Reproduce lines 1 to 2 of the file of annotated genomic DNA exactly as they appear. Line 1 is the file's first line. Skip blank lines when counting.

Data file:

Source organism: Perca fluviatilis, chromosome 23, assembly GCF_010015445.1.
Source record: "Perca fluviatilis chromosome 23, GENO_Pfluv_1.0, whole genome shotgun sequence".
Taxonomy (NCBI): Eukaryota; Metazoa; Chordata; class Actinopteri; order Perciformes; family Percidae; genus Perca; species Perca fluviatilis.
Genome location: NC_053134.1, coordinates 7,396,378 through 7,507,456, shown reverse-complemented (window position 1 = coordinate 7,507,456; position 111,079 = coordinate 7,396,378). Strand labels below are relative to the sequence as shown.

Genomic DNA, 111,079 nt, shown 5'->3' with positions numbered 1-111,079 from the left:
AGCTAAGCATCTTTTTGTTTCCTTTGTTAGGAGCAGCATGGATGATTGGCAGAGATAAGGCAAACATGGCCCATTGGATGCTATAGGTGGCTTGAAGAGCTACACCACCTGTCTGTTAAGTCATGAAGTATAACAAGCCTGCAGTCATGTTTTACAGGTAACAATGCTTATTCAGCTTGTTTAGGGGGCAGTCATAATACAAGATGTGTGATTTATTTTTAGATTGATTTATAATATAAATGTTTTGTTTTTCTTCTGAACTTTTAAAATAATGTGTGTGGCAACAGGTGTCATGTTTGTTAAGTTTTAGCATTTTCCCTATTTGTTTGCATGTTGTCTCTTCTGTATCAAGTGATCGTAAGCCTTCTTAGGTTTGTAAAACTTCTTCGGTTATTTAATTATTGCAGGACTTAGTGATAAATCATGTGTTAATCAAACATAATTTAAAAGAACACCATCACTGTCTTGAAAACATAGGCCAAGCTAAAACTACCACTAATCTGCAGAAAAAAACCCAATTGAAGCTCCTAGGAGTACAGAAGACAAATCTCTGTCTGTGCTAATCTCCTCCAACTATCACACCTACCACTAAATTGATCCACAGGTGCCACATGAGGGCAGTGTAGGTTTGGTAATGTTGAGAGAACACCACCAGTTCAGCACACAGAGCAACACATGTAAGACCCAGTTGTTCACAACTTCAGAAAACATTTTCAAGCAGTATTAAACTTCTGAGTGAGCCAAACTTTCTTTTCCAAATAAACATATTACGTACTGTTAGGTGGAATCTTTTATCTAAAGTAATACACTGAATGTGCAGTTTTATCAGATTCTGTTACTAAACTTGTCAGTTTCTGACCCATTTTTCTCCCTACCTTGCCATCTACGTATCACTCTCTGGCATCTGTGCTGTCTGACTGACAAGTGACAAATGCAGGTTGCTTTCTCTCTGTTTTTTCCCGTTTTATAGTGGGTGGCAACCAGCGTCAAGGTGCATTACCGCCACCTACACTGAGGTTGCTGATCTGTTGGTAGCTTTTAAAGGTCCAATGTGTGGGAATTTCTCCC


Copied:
Source organism: Perca fluviatilis, chromosome 23, assembly GCF_010015445.1.
Source record: "Perca fluviatilis chromosome 23, GENO_Pfluv_1.0, whole genome shotgun sequence".